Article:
Samsung’s main pitch for this device was that it was “for the ladies”. With its mirror purple color option (which does look phenomenal, I might add), its powder compact-like appearance, and all of its marketing materials, showcasing how you can prop it up to use it as a mirror or take selfies in half-folded mode.

And while the device has the appearance of such a lifestyle accessory down, it does lack in one major department here — the cameras.

A duo of 12 MP cameras on the back and a 10 MP snapper on the front sound like they may be just as good as last year’s Galaxy S10. However, they are pretty much mediocre, which becomes very, very apparent once you try to take pictures indoors.

It's bad to the point that it actually cured me of the habit of taking random, useless pictures of my dog — I just couldn't be bothered with the laggy viewfinder and the occasional blurry picture. I get it — I am a spoiled reviewer who uses top-tier phones and the regular user might not be as peeved as I was. But the regular user shouldn't pay $1,400 for this type of camera experience when there are other very pretty phones with better cameras at lower prices.

Final thoughts - who should buy the Galaxy Z Flip?

The Samsung Galaxy Z Flip feels like the Apple Watch gen 1 — a device that’s only here to show us what's to come, but one that you shouldn’t buy right now unless you are crazy about tech. The original Apple Watch became obsolete and was quickly forgotten once the much-improved Series 1 and Series 2 launched. I kind of feel like this is how the Z Flip will go down as well.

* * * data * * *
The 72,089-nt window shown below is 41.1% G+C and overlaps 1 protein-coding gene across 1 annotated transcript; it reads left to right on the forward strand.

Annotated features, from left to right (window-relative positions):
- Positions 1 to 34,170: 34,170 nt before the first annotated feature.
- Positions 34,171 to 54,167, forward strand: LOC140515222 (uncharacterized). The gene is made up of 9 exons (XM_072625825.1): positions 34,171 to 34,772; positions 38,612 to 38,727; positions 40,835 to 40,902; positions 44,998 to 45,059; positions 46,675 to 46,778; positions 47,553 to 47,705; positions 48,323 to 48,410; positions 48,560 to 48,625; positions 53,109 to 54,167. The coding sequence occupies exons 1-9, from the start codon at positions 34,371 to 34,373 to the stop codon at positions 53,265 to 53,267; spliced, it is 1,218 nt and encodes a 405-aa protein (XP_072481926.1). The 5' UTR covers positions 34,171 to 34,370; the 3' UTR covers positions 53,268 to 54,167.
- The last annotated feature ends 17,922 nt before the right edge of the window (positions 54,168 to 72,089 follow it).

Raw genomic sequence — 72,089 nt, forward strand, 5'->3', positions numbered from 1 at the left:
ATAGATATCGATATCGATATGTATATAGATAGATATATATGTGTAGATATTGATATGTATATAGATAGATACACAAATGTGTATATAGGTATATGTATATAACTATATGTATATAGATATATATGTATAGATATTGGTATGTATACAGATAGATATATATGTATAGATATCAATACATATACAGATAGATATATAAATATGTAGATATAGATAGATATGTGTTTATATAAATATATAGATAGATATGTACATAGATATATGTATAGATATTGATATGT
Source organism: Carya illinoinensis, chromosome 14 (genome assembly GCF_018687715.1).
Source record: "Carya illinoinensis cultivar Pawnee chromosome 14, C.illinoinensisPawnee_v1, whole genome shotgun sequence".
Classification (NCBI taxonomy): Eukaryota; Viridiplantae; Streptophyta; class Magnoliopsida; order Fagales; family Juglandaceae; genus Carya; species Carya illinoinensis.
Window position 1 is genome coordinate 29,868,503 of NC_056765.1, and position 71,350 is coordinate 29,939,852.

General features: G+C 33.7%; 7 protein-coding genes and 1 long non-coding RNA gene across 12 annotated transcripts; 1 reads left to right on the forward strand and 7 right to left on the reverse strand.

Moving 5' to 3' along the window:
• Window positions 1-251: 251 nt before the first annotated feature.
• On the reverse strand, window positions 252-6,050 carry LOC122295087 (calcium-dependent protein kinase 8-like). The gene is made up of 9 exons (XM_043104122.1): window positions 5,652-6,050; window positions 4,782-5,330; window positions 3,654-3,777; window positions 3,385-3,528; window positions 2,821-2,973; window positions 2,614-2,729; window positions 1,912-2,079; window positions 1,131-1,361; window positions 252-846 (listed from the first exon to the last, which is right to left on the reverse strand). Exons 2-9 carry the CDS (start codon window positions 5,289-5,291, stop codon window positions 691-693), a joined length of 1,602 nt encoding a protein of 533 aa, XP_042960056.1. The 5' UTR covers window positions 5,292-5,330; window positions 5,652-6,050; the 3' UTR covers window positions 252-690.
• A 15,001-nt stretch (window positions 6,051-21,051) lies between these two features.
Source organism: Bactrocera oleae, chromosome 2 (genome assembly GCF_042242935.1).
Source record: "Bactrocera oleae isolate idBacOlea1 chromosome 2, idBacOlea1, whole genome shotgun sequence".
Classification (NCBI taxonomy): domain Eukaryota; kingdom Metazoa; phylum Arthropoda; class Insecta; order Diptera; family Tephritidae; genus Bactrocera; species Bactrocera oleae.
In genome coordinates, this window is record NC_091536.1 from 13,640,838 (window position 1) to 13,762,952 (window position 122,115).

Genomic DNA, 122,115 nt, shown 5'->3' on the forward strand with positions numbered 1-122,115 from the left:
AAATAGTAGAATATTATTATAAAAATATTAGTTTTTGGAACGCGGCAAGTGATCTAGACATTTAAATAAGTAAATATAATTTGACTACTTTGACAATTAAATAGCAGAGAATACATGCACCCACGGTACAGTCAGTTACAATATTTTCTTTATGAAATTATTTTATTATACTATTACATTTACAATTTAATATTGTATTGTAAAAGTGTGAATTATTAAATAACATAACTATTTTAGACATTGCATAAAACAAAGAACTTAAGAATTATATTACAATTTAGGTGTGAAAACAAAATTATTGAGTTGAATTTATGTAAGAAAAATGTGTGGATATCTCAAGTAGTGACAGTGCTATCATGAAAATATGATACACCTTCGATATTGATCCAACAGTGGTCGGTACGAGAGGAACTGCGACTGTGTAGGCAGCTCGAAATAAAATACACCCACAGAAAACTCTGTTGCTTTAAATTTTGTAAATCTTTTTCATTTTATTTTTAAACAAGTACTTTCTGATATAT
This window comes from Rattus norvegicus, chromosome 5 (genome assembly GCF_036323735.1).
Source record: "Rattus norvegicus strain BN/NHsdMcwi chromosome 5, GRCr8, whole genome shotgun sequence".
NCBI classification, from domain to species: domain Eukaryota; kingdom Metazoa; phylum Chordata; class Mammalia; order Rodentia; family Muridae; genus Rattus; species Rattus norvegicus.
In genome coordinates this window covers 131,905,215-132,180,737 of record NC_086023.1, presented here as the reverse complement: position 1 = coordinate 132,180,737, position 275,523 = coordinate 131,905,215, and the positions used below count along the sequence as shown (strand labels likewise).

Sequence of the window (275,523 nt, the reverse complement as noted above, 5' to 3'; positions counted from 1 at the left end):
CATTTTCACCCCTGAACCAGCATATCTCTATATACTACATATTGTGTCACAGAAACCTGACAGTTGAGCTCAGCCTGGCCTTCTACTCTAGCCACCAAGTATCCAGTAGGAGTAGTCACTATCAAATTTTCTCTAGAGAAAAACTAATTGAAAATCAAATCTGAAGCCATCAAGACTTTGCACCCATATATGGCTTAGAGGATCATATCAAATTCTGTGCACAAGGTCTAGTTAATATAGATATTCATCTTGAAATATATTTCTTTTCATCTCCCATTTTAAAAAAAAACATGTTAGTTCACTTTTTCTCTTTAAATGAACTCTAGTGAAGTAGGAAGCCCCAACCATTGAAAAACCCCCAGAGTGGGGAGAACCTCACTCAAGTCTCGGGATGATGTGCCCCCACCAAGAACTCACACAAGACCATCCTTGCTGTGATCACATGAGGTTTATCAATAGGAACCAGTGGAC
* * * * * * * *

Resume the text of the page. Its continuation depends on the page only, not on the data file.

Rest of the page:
If you are a tech head that can't help but want the newest gadget and you happen to be well off... sure — get a Z Flip and z flip it on the second hand market later.

For the rest of us... there are the Galaxy S20 series, which outperform the Galaxy Z Flip in absolutely every way. But they can't fold, so don't try that. Or the iPhones, which knocked it out of the park in 2019. Or the new OnePlus 8 and OnePlus 8 Pro phones, which actually can't keep up with demand right now.

All of these alternatives look pretty and deliver all the newest hardware, 120 Hz screens (not the iPhones, though), and a camera experience that ranges from slightly better to being an extreme improvement over what the Z Flip has. Oh, for less money.